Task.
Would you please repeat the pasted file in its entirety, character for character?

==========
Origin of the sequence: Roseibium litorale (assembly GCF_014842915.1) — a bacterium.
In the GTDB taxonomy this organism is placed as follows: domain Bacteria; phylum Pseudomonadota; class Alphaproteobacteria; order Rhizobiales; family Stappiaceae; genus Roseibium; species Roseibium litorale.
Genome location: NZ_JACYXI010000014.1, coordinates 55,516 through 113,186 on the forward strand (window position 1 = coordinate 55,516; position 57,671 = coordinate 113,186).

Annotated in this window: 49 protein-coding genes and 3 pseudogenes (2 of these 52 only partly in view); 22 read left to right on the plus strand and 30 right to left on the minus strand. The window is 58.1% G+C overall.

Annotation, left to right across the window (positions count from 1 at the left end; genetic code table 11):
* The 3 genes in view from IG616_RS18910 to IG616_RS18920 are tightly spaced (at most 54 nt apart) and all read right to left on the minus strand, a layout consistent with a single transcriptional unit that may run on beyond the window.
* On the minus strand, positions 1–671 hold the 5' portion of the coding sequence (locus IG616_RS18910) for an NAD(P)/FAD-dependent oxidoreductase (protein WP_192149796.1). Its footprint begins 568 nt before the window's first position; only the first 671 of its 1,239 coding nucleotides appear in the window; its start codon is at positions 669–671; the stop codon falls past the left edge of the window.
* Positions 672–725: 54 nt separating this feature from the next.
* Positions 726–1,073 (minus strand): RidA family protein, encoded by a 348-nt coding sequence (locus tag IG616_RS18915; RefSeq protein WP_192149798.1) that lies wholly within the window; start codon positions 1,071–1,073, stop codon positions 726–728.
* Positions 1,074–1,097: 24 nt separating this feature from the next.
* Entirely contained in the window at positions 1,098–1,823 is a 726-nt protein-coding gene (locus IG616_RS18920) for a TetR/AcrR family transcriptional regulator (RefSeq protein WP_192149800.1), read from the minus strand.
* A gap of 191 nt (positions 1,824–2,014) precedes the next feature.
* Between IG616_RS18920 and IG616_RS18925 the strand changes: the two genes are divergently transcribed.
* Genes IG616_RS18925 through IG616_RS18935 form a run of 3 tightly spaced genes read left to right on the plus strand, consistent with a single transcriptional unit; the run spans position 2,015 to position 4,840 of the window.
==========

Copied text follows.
Origin of the sequence: Roseibium litorale (assembly GCF_014842915.1) — a bacterium.
In the GTDB taxonomy this organism is placed as follows: domain Bacteria; phylum Pseudomonadota; class Alphaproteobacteria; order Rhizobiales; family Stappiaceae; genus Roseibium; species Roseibium litorale.
Genome location: NZ_JACYXI010000014.1, coordinates 55,516 through 113,186 on the forward strand (window position 1 = coordinate 55,516; position 57,671 = coordinate 113,186).

Annotated in this window: 49 protein-coding genes and 3 pseudogenes (2 of these 52 only partly in view); 22 read left to right on the plus strand and 30 right to left on the minus strand. The window is 58.1% G+C overall.

Annotation, left to right across the window (positions count from 1 at the left end; genetic code table 11):
* The 3 genes in view from IG616_RS18910 to IG616_RS18920 are tightly spaced (at most 54 nt apart) and all read right to left on the minus strand, a layout consistent with a single transcriptional unit that may run on beyond the window.
* On the minus strand, positions 1–671 hold the 5' portion of the coding sequence (locus IG616_RS18910) for an NAD(P)/FAD-dependent oxidoreductase (protein WP_192149796.1). Its footprint begins 568 nt before the window's first position; only the first 671 of its 1,239 coding nucleotides appear in the window; its start codon is at positions 669–671; the stop codon falls past the left edge of the window.
* Positions 672–725: 54 nt separating this feature from the next.
* Positions 726–1,073 (minus strand): RidA family protein, encoded by a 348-nt coding sequence (locus tag IG616_RS18915; RefSeq protein WP_192149798.1) that lies wholly within the window; start codon positions 1,071–1,073, stop codon positions 726–728.
* Positions 1,074–1,097: 24 nt separating this feature from the next.
* Entirely contained in the window at positions 1,098–1,823 is a 726-nt protein-coding gene (locus IG616_RS18920) for a TetR/AcrR family transcriptional regulator (RefSeq protein WP_192149800.1), read from the minus strand.
* A gap of 191 nt (positions 1,824–2,014) precedes the next feature.
* Between IG616_RS18920 and IG616_RS18925 the strand changes: the two genes are divergently transcribed.
* Genes IG616_RS18925 through IG616_RS18935 form a run of 3 tightly spaced genes read left to right on the plus strand, consistent with a single transcriptional unit; the run spans position 2,015 to position 4,840 of the window.